Olivia Giovetti is the former Classical & Opera contributing editor for Time Out New York and a regular contributor to Gramophone and Classical Singer magazines. She has also written for the Washington Post, Ariama.com, Playbill, ...
Bang on a Can Celebrates its Silver Anniversary with a Gold Standard
Q2 Music Album of the Week for March 1, 2012 | Free Download of 'Matt Damon'
Saturday, March 03, 2012
The Bang on a Can All-Stars’s first release in five years (and first release in over 10 that just features the core ensemble) is a sensory overload of eclecticism and intensity. It’s a fitting tribute to Bang on a Can in its 25th anniversary year, a testament to the unlikely survival and thrival of a new music cabal that started with a renegade 12-hour marathon in 1987 and has expanded into a dynasty led by composers David Lang, Michael Gordon and Julia Wolfe.
It’s this triumvirate that leads the pack on Big Beautiful Dark and Scary, named for the eponymous first track by Wolfe that encapsulates the composer’s emotional reaction to a post-9/11 world (she was a few blocks away from the World Trade Center with her children when the towers were hit). Always one to make an entrance, Wolfe sucks us in immediately with an undercurrent of strings that sounds like Flight of the Bumblebee on speed, giving way to her singular brand of critical-mass intensity.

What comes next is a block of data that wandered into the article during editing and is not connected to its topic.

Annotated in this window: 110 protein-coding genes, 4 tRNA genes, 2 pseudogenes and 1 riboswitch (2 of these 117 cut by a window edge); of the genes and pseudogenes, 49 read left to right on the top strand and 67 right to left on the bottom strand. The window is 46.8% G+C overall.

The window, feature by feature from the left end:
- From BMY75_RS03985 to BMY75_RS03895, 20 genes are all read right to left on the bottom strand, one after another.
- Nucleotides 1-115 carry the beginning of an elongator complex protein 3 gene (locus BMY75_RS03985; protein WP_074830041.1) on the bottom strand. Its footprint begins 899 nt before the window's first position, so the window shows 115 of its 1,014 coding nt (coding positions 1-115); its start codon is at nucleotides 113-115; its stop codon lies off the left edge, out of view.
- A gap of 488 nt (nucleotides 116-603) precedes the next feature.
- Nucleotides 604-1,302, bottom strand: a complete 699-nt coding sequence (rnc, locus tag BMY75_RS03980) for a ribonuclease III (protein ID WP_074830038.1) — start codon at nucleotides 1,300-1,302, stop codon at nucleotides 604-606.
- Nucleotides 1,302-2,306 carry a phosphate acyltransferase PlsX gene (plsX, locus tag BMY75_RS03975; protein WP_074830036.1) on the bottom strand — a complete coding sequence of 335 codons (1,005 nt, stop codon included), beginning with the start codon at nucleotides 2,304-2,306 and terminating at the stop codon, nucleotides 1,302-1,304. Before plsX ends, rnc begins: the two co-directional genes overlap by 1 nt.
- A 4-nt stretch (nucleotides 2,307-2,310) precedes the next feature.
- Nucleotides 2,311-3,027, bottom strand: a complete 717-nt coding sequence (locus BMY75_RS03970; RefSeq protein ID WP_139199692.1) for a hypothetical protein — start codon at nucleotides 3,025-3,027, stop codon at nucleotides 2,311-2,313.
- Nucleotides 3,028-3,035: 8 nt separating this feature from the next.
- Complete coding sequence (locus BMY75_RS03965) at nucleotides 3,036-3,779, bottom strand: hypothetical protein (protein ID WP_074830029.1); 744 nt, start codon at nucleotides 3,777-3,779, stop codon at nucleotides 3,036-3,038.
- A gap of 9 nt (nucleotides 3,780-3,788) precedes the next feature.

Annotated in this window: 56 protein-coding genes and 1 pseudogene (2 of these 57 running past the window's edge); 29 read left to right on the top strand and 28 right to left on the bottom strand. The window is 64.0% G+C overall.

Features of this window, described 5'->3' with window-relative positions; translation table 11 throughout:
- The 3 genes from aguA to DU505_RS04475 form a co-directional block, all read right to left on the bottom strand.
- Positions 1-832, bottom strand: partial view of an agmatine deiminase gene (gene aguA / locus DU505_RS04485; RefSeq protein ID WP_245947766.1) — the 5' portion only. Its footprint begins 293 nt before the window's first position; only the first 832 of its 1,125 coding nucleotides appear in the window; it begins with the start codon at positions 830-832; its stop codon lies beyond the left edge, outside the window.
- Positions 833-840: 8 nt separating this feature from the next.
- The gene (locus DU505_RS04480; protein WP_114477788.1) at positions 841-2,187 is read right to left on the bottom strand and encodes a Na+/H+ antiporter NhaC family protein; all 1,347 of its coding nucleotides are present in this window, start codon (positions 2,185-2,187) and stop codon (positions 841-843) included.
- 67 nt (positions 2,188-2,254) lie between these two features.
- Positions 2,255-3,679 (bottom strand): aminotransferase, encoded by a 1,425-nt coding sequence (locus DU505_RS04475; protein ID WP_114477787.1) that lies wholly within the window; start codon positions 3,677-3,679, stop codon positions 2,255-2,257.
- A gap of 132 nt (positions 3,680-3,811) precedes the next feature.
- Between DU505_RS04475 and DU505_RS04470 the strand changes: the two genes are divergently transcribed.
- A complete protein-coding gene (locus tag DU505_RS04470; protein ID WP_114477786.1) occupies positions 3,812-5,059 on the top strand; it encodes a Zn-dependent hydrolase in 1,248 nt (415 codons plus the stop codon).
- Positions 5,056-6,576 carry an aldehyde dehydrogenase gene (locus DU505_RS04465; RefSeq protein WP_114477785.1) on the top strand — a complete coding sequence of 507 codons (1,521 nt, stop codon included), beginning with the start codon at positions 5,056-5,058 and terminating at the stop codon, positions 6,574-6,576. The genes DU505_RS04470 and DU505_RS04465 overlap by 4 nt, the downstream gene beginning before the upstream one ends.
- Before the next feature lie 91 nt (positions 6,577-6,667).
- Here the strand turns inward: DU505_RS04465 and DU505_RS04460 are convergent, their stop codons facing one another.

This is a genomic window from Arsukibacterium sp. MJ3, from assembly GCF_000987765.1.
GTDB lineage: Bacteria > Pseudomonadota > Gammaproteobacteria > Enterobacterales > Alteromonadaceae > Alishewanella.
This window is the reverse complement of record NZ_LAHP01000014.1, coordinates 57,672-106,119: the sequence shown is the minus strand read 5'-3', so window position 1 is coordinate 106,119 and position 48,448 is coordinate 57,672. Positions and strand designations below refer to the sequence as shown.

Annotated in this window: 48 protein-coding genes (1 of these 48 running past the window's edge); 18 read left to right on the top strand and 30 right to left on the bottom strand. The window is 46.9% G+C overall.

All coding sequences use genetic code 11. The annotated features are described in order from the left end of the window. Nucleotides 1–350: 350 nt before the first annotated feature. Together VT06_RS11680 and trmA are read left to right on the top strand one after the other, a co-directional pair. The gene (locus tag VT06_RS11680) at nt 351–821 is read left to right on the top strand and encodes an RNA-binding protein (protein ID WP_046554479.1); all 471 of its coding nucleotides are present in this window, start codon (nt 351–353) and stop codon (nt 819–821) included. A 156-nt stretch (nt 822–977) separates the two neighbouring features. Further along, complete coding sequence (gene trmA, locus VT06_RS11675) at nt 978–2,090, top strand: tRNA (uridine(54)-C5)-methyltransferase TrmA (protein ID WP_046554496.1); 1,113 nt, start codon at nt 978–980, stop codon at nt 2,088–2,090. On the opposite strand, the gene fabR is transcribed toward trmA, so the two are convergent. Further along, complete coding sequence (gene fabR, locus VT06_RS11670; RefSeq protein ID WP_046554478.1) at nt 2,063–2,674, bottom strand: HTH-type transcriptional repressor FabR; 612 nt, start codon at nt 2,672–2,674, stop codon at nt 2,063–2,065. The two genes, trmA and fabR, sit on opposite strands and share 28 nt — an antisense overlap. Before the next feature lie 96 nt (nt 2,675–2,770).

The steam given off by the music’s coal-fuelled energy is somewhat mollified towards the end by the whistle call of a clarinet, and you’re talked down by David Lang’s subsequent sunray, glistening with unsettling curvatures and Tudor-esque motifs that build up into Lang’s own flariful fever pitch.
And at some point, each piece in its own way will stop you cold for at least a heartbeat as you try to imagine a more perfect union between acoustics and electronics, music and its interpreters, quirkiness and depth. Maybe it’s in the last selection from Evan Ziporyn’s Shadowbang. Maybe it’s halfway through David Longstreth’s Matt Damon. Maybe it’s at the beginning of Louis Andriessen’s Life.
In such a big (and beautiful, perhaps scary but far from dark) year for the Bang on a Can collective, the All-Stars could have done a glossy best-of disc featuring 90 minutes of the last two-and-a-half decades. But, ever dedicated to the new, the preponderance of world premiere recordings on this set hints that, while Bang on a Can is now old enough to rent a car, its best years may still lie ahead.